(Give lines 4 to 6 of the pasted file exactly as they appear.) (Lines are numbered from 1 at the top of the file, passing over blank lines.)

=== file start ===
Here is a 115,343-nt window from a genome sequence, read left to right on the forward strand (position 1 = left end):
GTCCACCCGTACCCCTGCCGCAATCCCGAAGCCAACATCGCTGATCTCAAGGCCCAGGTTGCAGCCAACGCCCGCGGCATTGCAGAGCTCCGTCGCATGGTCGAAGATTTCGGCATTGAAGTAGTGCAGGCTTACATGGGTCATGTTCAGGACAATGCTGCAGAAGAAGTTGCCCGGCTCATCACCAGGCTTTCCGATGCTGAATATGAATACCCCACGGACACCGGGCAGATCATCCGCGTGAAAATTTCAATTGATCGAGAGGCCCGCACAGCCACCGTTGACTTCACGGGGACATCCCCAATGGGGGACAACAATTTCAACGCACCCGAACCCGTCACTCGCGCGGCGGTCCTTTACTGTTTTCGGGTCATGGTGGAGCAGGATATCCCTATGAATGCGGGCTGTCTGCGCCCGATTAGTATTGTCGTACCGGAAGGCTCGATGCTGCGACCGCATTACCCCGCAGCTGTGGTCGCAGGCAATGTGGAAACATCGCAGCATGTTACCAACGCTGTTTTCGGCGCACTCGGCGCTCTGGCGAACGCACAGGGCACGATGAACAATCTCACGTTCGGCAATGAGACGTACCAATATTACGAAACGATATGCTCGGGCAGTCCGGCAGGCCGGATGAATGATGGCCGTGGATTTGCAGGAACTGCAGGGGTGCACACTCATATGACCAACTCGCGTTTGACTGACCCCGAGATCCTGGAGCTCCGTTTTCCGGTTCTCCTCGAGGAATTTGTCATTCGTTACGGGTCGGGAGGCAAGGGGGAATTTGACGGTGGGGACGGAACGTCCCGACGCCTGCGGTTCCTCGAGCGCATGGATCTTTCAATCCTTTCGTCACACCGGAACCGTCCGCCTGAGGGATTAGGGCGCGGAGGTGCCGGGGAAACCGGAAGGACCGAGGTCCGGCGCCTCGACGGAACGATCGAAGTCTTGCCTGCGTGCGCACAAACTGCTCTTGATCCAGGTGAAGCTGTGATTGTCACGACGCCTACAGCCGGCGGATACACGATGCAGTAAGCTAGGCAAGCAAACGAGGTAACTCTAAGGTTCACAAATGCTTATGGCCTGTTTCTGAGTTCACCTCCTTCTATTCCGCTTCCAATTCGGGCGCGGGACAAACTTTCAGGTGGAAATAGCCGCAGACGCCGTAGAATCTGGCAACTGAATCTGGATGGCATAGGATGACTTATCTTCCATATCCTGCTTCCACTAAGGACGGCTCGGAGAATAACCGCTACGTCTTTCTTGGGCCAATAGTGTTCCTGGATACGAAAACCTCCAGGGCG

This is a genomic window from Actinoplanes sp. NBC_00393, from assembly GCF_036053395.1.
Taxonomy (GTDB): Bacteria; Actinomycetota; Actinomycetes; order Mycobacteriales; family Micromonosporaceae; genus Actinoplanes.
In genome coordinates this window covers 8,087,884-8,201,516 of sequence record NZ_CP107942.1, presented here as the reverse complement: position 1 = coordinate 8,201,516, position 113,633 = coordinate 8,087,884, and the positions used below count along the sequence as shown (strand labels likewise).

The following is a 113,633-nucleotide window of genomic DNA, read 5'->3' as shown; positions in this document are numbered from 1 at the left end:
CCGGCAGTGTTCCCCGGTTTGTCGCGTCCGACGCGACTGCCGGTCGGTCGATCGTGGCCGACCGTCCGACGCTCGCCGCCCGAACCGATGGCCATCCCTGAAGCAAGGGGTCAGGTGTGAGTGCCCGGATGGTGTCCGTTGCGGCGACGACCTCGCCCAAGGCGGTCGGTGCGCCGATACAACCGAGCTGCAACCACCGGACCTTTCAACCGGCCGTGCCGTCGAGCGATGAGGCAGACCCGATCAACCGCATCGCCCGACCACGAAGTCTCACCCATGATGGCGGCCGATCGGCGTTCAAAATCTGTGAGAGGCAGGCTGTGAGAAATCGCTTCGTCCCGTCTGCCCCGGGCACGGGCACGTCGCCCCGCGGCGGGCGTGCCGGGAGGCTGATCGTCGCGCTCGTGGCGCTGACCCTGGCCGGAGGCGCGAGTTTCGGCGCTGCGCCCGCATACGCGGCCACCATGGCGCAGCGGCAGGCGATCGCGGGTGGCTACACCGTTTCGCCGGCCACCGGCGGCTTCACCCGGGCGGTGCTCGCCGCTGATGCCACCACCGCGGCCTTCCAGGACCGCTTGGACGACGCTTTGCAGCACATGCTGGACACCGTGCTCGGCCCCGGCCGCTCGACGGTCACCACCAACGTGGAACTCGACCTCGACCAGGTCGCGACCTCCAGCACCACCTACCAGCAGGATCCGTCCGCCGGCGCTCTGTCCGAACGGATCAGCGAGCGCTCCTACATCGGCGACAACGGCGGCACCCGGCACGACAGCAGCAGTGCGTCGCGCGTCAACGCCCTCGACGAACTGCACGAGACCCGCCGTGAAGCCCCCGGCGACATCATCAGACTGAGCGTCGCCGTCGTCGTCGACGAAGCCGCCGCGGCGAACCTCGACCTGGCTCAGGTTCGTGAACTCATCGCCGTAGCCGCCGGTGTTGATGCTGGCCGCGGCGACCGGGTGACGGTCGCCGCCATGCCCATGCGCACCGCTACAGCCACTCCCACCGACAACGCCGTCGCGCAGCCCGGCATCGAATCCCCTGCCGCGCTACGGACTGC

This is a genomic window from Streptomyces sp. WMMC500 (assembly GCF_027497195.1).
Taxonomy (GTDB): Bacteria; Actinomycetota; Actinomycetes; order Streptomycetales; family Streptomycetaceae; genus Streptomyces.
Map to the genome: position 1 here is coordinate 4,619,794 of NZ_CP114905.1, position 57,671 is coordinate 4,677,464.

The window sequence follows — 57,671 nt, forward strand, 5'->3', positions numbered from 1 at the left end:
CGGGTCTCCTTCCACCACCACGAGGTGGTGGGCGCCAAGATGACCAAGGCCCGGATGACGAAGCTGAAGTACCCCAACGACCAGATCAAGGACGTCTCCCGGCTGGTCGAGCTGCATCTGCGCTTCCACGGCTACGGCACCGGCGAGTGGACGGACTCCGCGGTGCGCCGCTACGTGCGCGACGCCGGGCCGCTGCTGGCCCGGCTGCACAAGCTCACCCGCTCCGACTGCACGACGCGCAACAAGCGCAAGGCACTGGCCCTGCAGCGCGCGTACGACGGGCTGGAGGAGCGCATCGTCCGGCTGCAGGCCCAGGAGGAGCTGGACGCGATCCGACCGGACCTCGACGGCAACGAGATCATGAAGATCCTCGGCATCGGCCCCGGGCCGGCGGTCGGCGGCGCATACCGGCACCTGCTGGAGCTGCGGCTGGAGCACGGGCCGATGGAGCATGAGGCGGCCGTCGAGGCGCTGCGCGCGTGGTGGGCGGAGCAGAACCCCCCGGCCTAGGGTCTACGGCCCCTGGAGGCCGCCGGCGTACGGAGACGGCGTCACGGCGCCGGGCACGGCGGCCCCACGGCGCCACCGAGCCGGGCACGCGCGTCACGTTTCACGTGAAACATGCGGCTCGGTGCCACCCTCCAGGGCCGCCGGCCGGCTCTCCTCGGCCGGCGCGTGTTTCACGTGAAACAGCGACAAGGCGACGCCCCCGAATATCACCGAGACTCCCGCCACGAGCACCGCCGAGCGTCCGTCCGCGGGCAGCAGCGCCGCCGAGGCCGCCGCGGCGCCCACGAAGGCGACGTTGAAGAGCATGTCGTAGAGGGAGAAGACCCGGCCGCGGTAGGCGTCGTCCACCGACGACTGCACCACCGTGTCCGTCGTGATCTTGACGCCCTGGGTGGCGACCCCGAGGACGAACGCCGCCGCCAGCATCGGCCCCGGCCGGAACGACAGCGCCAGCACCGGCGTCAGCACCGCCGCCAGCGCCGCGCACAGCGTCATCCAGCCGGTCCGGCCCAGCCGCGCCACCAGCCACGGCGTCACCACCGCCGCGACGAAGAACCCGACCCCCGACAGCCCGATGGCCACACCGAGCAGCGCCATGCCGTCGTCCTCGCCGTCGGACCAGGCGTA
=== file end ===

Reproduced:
Taxonomy (GTDB): Bacteria; Actinomycetota; Actinomycetes; order Mycobacteriales; family Micromonosporaceae; genus Actinoplanes.
In genome coordinates this window covers 8,087,884-8,201,516 of sequence record NZ_CP107942.1, presented here as the reverse complement: position 1 = coordinate 8,201,516, position 113,633 = coordinate 8,087,884, and the positions used below count along the sequence as shown (strand labels likewise).

The following is a 113,633-nucleotide window of genomic DNA, read 5'->3' as shown; positions in this document are numbered from 1 at the left end: